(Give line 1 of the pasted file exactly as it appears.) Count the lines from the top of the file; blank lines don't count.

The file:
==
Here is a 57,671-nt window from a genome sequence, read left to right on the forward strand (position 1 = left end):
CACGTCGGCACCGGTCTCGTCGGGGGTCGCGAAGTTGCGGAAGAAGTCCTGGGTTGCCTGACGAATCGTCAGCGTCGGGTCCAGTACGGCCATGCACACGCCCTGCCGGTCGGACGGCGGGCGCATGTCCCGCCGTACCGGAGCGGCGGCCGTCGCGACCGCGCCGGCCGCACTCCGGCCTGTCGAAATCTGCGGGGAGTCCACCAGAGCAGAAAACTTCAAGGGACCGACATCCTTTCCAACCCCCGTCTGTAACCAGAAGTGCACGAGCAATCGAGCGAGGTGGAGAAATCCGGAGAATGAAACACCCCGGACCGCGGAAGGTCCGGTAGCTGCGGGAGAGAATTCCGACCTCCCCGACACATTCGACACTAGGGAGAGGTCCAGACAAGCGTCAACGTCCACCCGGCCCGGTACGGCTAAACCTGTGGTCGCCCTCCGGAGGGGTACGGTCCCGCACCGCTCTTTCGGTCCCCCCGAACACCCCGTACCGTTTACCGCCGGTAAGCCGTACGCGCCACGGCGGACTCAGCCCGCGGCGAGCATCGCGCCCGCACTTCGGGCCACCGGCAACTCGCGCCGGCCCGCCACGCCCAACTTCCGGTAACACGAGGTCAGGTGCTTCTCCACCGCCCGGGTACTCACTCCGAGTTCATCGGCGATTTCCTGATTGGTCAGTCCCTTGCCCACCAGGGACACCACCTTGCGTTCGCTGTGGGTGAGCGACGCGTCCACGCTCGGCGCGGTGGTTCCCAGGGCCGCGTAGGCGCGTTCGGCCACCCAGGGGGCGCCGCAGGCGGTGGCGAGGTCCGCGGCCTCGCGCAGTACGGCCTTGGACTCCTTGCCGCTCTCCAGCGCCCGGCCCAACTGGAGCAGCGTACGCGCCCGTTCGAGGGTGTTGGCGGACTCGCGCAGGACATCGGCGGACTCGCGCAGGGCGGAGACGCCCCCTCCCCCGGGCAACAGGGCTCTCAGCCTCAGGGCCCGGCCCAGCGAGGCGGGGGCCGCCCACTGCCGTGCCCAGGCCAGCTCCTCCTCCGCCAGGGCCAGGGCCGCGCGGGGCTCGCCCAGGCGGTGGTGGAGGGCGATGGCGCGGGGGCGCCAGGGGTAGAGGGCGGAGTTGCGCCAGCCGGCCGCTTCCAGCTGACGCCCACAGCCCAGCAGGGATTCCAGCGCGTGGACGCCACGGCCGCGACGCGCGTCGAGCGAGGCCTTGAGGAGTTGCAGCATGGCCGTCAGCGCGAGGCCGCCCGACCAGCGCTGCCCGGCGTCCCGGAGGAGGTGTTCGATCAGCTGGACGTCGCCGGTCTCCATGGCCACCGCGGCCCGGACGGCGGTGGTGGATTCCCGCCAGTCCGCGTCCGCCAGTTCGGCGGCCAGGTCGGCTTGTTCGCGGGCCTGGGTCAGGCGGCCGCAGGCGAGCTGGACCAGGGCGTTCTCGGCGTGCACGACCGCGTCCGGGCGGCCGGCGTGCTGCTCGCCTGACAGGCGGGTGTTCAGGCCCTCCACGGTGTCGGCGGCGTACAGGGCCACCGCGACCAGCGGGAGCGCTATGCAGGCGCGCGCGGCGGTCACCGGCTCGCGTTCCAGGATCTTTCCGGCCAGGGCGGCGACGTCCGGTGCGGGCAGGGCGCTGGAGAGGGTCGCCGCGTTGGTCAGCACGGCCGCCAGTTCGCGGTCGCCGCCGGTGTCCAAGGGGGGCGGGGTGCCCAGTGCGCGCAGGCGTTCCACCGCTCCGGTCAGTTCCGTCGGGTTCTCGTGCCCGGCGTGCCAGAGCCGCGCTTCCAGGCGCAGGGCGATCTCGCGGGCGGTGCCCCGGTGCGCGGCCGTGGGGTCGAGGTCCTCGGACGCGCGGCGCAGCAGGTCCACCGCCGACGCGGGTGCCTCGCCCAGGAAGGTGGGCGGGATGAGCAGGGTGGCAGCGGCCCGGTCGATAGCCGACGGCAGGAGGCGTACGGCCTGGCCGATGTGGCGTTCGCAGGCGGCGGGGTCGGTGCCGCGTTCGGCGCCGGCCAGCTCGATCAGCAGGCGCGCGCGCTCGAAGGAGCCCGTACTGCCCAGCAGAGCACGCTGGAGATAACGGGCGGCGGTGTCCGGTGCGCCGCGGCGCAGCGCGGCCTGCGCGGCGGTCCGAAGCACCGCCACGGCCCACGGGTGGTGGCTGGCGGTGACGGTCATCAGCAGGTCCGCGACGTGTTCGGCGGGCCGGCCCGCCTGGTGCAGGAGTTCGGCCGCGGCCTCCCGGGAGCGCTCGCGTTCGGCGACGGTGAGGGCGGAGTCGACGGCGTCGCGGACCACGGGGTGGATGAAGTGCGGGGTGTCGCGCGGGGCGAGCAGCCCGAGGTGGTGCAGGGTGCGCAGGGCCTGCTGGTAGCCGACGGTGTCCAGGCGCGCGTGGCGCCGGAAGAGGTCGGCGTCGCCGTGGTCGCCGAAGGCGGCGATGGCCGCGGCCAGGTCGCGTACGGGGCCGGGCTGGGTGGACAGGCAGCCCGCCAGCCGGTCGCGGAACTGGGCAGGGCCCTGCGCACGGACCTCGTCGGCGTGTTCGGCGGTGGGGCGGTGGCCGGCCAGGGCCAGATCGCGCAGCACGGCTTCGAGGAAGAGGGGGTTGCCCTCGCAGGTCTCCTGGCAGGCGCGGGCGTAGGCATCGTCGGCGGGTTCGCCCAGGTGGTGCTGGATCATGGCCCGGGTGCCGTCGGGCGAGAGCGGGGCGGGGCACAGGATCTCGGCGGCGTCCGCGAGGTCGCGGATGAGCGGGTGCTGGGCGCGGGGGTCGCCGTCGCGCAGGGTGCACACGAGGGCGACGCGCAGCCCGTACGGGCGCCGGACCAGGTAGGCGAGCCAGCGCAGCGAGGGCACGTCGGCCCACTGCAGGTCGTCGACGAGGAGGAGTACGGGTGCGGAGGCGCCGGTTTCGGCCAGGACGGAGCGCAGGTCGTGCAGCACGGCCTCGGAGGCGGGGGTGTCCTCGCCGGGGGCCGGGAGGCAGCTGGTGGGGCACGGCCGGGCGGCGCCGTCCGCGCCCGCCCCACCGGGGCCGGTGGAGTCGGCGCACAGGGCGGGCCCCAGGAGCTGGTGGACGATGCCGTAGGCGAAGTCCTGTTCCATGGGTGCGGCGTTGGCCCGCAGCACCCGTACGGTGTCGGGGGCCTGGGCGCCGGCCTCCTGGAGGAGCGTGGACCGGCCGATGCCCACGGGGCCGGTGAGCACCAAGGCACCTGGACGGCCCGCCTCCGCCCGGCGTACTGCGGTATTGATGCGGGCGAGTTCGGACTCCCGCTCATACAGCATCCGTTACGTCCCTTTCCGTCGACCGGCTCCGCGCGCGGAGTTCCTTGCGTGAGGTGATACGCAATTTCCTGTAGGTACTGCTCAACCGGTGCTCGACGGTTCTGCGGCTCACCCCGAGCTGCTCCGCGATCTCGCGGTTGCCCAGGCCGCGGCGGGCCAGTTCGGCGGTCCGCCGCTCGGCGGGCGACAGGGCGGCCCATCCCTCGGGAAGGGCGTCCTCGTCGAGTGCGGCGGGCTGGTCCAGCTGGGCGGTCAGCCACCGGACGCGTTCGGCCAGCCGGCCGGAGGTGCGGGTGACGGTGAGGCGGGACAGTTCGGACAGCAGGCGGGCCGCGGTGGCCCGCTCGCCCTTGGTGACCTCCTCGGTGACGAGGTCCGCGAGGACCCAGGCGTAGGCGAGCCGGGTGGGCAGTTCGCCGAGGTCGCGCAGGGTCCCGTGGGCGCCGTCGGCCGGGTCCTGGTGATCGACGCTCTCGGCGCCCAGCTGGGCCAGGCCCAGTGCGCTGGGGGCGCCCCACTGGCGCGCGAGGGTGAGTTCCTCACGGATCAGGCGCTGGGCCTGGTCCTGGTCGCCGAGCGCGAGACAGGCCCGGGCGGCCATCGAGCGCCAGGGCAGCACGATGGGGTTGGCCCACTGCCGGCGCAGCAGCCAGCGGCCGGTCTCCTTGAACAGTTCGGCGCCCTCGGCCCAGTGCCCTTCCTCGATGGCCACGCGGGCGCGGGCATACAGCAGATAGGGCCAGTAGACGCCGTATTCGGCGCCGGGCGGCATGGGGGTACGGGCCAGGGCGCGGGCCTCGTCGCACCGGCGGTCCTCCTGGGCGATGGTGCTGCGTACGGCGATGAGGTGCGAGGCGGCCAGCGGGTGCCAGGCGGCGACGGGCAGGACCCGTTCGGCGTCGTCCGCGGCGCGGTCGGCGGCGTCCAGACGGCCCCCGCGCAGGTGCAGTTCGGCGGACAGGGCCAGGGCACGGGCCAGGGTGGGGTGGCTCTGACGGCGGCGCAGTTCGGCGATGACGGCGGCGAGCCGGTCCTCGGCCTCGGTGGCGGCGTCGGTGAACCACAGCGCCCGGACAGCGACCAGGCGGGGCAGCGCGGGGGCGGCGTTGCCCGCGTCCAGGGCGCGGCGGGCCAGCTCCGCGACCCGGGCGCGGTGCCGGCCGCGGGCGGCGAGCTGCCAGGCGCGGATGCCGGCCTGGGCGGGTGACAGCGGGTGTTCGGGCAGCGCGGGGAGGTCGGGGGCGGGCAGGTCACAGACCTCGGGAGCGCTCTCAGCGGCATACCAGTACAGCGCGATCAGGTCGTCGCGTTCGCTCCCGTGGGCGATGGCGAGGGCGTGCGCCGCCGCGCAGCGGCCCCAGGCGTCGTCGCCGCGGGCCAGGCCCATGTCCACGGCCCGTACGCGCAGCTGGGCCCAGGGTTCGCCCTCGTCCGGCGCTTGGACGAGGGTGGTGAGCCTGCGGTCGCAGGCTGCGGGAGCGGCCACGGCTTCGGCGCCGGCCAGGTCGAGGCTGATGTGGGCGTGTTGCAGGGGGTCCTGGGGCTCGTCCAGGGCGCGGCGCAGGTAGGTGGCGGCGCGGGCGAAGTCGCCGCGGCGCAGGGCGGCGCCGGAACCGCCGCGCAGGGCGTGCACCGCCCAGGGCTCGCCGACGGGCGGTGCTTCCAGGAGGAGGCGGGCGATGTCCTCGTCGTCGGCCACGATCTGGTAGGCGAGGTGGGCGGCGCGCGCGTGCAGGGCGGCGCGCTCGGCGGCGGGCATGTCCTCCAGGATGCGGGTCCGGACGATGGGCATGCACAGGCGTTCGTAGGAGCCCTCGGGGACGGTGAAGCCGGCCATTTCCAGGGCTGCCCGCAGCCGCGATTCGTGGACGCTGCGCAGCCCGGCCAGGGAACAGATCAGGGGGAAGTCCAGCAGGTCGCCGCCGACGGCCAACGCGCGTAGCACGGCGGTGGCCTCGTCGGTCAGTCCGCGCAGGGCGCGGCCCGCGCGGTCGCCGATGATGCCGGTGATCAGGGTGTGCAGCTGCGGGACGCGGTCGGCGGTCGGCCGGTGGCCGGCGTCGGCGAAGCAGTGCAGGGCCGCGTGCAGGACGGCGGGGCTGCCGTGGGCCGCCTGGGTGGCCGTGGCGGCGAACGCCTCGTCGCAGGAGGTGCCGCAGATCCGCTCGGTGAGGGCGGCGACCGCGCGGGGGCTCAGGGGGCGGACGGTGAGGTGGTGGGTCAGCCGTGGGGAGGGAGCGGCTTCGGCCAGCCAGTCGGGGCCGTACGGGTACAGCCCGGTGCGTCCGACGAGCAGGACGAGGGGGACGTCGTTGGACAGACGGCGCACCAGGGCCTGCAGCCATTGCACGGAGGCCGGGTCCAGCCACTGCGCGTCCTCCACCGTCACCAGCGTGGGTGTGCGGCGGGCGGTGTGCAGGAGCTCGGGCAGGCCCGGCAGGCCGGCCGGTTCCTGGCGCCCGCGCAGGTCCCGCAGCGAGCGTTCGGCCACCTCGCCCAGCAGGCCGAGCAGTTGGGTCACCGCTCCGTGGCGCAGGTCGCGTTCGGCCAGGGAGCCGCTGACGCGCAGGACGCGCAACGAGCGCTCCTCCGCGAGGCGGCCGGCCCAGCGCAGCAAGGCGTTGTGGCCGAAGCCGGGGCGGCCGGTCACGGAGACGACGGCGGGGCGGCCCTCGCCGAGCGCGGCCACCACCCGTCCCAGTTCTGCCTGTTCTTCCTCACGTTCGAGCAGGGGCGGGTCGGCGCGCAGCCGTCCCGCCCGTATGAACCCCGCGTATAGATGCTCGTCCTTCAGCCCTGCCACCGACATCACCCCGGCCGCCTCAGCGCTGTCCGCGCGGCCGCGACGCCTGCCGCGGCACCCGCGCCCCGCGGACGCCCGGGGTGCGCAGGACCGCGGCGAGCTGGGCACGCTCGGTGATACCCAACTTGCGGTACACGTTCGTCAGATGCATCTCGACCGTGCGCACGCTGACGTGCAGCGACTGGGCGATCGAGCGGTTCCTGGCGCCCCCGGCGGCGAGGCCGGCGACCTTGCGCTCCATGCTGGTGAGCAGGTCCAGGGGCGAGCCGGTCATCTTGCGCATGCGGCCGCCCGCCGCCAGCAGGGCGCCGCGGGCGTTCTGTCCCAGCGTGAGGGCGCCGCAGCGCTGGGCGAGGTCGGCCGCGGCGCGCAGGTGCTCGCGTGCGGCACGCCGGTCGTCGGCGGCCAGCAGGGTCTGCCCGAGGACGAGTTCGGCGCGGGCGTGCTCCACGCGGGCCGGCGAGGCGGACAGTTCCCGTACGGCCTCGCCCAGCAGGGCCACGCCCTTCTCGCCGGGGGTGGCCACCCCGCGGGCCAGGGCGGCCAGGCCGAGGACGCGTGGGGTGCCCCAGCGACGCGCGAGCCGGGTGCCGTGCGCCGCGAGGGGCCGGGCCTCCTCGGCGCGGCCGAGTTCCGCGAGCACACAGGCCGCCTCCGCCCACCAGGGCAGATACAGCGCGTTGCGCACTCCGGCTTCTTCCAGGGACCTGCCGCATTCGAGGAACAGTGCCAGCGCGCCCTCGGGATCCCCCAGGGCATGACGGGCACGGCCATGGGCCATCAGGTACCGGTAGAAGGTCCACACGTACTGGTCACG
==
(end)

Here is a 57,671-nt window from a genome sequence, read left to right on the forward strand (position 1 = left end):